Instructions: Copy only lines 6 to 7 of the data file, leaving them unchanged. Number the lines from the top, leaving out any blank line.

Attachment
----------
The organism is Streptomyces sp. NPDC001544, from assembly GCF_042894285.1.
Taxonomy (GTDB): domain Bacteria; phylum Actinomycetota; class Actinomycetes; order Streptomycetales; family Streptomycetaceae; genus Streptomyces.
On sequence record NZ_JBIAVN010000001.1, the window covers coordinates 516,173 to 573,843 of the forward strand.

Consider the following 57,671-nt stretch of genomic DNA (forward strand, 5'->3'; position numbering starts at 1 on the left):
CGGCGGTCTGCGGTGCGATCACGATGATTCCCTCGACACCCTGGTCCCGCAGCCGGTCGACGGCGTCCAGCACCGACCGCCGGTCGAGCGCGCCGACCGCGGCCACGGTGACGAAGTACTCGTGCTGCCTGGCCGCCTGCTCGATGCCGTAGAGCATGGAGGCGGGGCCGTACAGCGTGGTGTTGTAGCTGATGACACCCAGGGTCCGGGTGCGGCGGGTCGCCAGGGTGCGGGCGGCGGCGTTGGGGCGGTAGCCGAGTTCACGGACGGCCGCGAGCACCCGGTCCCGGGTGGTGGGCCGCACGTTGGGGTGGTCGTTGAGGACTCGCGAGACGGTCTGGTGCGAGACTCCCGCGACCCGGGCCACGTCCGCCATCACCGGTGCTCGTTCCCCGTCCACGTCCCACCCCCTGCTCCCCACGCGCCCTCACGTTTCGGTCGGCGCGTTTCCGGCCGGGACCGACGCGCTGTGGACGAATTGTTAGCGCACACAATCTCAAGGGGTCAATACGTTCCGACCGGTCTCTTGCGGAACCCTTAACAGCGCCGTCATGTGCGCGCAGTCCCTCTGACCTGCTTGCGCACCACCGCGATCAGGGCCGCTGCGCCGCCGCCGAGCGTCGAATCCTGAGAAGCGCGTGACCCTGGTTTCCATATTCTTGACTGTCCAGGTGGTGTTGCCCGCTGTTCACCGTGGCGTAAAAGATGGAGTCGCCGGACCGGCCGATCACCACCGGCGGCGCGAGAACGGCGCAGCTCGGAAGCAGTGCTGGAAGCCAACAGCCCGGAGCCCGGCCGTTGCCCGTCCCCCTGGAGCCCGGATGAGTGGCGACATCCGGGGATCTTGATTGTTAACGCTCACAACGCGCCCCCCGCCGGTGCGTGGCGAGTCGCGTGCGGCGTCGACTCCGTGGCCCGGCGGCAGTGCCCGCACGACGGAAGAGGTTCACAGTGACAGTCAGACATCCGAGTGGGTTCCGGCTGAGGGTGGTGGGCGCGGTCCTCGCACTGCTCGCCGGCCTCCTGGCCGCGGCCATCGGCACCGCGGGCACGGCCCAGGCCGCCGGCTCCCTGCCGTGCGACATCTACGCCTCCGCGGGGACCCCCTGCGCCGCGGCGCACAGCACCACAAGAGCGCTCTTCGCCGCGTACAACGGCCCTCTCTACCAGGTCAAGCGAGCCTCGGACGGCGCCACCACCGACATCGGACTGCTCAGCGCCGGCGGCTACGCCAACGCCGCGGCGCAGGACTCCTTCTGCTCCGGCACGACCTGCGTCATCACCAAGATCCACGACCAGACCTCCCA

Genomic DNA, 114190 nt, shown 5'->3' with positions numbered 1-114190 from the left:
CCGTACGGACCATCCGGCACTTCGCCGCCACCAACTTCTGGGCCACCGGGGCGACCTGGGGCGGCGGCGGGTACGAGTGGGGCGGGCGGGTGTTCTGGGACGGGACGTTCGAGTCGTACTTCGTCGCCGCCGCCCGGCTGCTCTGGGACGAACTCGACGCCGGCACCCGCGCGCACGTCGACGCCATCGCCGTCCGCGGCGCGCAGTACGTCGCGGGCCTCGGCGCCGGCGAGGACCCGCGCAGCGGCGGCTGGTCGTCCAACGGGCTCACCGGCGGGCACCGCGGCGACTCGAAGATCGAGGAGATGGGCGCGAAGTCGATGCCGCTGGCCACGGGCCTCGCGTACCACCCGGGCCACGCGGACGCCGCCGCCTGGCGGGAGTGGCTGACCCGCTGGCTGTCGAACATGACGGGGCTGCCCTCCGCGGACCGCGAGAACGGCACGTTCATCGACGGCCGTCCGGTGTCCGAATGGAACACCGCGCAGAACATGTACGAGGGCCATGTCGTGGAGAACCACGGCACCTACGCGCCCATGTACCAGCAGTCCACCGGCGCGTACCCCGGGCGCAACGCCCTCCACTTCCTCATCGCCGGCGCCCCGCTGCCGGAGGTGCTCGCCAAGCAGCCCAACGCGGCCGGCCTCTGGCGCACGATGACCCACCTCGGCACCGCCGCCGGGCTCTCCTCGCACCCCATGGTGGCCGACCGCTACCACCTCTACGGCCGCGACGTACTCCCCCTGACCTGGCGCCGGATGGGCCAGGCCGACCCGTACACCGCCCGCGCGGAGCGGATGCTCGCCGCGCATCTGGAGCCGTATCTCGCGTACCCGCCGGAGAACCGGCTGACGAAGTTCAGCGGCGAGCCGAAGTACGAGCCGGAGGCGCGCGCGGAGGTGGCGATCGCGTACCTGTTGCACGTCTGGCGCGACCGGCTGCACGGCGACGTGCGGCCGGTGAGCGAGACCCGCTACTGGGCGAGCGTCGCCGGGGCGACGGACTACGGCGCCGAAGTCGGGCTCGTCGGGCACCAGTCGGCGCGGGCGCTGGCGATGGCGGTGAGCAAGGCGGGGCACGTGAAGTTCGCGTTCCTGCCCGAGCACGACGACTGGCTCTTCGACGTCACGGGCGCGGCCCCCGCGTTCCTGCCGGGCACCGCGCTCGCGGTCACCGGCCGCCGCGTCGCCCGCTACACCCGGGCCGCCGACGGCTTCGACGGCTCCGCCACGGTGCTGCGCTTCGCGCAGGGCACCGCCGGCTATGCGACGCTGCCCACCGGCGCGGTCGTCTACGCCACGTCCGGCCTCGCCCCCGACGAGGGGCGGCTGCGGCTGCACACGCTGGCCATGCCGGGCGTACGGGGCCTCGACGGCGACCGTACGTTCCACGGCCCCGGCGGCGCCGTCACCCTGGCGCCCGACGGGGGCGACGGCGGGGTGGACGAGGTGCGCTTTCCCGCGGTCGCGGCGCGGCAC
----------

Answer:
Genomic DNA, 114190 nt, shown 5'->3' with positions numbered 1-114190 from the left:
CCGTACGGACCATCCGGCACTTCGCCGCCACCAACTTCTGGGCCACCGGGGCGACCTGGGGCGGCGGCGGGTACGAGTGGGGCGGGCGGGTGTTCTGGGACGGGACGTTCGAGTCGTACTTCGTCGCCGCCGCCCGGCTGCTCTGGGACGAACTCGACGCCGGCACCCGCGCGCACGTCGACGCCATCGCCGTCCGCGGCGCGCAGTACGTCGCGGGCCTCGGCGCCGGCGAGGACCCGCGCAGCGGCGGCTGGTCGTCCAACGGGCTCACCGGCGGGCACCGCGGCGACTCGAAGATCGAGGAGATGGGCGCGAAGTCGATGCCGCTGGCCACGGGCCTCGCGTACCACCCGGGCCACGCGGACGCCGCCGCCTGGCGGGAGTGGCTGACCCGCTGGCTGTCGAACATGACGGGGCTGCCCTCCGCGGACCGCGAGAACGGCACGTTCATCGACGGCCGTCCGGTGTCCGAATGGAACACCGCGCAGAACATGTACGAGGGCCATGTCGTGGAGAACCACGGCACCTACGCGCCCATGTACCAGCAGTCCACCGGCGCGTACCCCGGGCGCAACGCCCTCCACTTCCTCATCGCCGGCGCCCCGCTGCCGGAGGTGCTCGCCAAGCAGCCCAACGCGGCCGGCCTCTGGCGCACGATGACCCACCTCGGCACCGCCGCCGGGCTCTCCTCGCACCCCATGGTGGCCGACCGCTACCACCTCTACGGCCGCGACGTACTCCCCCTGACCTGGCGCCGGATGGGCCAGGCCGACCCGTACACCGCCCGCGCGGAGCGGATGCTCGCCGCGCATCTGGAGCCGTATCTCGCGTACCCGCCGGAGAACCGGCTGACGAAGTTCAGCGGCGAGCCGAAGTACGAGCCGGAGGCGCGCGCGGAGGTGGCGATCGCGTACCTGTTGCACGTCTGGCGCGACCGGCTGCACGGCGACGTGCGGCCGGTGAGCGAGACCCGCTACTGGGCGAGCGTCGCCGGGGCGACGGACTACGGCGCCGAAGTCGGGCTCGTCGGGCACCAGTCGGCGCGGGCGCTGGCGATGGCGGTGAGCAAGGCGGGGCACGTGAAGTTCGCGTTCCTGCCCGAGCACGACGACTGGCTCTTCGACGTCACGGGCGCGGCCCCCGCGTTCCTGCCGGGCACCGCGCTCGCGGTCACCGGCCGCCGCGTCGCCCGCTACACCCGGGCCGCCGACGGCTTCGACGGCTCCGCCACGGTGCTGCGCTTCGCGCAGGGCACCGCCGGCTATGCGACGCTGCCCACCGGCGCGGTCGTCTACGCCACGTCCGGCCTCGCCCCCGACGAGGGGCGGCTGCGGCTGCACACGCTGGCCATGCCGGGCGTACGGGGCCTCGACGGCGACCGTACGTTCCACGGCCCCGGCGGCGCCGTCACCCTGGCGCCCGACGGGGGCGACGGCGGGGTGGACGAGGTGCGCTTTCCCGCGGTCGCGGCGCGGCAC